There is no single individual who has claimed monopoly on the processes that led to success in either situation. Governor Narongsak Osottanakorn, the commander of the Thai rescue mission, did not claim credit for an operation that would not have succeeded without the extraordinary work and bravery of 200 divers, 2,000 Thai soldiers and thousands of other volunteers and staff of many agencies.

Likewise, the coach and captain of the French soccer team will not claim credit for their victory. No single player would have defeated the Croatians without the full participation of his teammates.

That is why we smile with bemusement every time we hear former guerrilla leaders claiming that only they and their relatives liberated Uganda from the clutches of the armies of Gen. Idi Amin Dada and Mr. Milton A. Obote. Numerous Ugandans risked their lives in the long struggle for freedom. Thousands died.

Most are forgotten, of course, just like many who have been pushed aside in the re-writing of Uganda’s post-independence history. However, their forced absence from the historical record neither erases the fact of their heroism and sacrifice, nor accords any single person the licence to claim sole credit for their collective achievement.

The third lesson from the last week’s events is that success is rarely a chance occurrence. It requires clarity of purpose, formulation of a plan, with well-defined priorities and assembly of the very best team possible, under the leadership of a credible person who trusts and respects everyone. The leader must ensure that the team puts the plan into practice, with the requisite patience and perseverance that enhances the chances of success.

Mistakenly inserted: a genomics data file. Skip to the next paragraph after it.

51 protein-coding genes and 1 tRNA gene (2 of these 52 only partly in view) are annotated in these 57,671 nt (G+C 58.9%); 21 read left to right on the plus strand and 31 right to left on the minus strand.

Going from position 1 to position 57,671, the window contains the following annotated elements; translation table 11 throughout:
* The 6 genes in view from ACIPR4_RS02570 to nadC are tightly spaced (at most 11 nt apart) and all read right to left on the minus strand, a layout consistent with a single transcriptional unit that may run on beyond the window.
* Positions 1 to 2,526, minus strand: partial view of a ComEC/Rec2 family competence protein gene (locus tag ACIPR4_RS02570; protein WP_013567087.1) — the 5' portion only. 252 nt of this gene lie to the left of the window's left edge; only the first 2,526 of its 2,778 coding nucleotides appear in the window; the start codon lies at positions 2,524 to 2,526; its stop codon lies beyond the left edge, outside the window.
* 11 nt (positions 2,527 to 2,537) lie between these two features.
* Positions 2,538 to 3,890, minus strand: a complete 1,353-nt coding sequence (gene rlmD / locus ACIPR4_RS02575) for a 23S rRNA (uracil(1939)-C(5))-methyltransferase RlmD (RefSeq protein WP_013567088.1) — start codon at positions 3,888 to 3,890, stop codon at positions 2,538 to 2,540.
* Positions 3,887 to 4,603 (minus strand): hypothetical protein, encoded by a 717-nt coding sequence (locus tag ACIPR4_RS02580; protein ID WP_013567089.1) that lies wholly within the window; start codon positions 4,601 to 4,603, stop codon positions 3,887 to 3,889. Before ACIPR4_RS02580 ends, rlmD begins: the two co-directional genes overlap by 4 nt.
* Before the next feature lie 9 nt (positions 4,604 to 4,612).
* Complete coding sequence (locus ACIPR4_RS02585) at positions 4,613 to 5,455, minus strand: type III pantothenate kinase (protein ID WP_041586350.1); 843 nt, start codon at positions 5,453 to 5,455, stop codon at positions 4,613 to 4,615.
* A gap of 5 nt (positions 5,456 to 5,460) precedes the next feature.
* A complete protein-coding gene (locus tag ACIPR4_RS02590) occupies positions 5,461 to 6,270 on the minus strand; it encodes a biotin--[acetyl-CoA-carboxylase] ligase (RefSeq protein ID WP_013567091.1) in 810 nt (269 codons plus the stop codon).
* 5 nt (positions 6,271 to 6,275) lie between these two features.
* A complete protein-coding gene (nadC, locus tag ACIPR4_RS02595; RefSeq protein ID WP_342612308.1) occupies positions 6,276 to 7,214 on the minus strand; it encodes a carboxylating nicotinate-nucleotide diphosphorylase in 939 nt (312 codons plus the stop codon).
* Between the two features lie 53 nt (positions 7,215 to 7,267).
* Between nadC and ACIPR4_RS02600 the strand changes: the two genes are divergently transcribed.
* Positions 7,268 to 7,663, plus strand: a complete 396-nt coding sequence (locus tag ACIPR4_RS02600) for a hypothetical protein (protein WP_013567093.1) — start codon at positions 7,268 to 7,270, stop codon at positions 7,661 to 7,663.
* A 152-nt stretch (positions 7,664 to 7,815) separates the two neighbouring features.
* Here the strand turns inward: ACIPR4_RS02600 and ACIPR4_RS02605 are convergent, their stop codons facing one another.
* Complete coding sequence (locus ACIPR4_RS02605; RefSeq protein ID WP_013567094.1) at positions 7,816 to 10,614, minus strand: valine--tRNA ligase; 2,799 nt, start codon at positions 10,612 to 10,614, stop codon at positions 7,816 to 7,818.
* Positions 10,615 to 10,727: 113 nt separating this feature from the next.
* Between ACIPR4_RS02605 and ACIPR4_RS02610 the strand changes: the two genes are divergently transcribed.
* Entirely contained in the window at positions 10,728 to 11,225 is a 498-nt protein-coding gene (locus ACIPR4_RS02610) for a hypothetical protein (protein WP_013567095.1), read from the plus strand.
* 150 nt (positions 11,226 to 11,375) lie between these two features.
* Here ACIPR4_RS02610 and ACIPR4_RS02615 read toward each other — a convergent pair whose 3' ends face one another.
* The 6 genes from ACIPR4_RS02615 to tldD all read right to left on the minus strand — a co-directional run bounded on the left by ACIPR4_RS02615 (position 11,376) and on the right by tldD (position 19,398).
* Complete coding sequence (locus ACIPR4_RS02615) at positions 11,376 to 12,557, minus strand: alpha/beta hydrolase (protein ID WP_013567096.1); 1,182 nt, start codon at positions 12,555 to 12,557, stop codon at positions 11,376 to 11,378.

What happened in Thailand was not a miracle at all. It was the work of mortal men and women who understood teamwork, had a clear purpose, a plan and the right priorities. They were long prepared for such disasters and had the scientific knowledge and skills to execute their mission.

Of course, they did not hesitate to seek help from the experts all over the world. And great help they got – from Australia, Britain, China, Finland and the USA.  A Canadian was among the divers.

For a brief moment, the world was united, with our hearts and minds focused on a distant cave that threatened to end the lives of our young brothers. Their bravery warmed our hearts. Their danger unsettled us. Their colour and their race did not matter. They belonged to the human race.

Just like the colour of the young men on the soccer field in Moscow did not matter to their French countrymen. They were Les Blues, draped in The Tricolour, hoisting the golden trophy, and making their president and millions of their countrymen dance and shout with joy in celebration of France’s enriched culture. We danced with them.

 

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One Response to “Message from a Thai cave and a World Cup Tournament”

  1. This is a great blog, Dr Mulera! It is very inspiring.

    I particularly like the way you successfully weave into its fabric issues pertinent to Uganda. A perception has been allowed to grow in Uganda, criss-crossing the length and breadth of the country, that one man is the people; he thinks himself fit to dictate and declare the law to all Ugandans, and his own judgment to be the standard by which every Ugandan opinion must be measured and tried, as if nobody in Uganda is capable of discerning between what is right or wrong, but he only. And, therefore, every top sail in Uganda must needs lower to him and, right or wrong, Ugandans must all say as he says, and he only must be the people, the majority, to have the casting vote.

    Moreover, he not only thinks that there are none, but that there will be none, as wise as he, and therefore that wisdom must necessarily die with him, that all the people of Uganda must be fools when his is gone, and in the dark when his sun eventually sets.

    Reply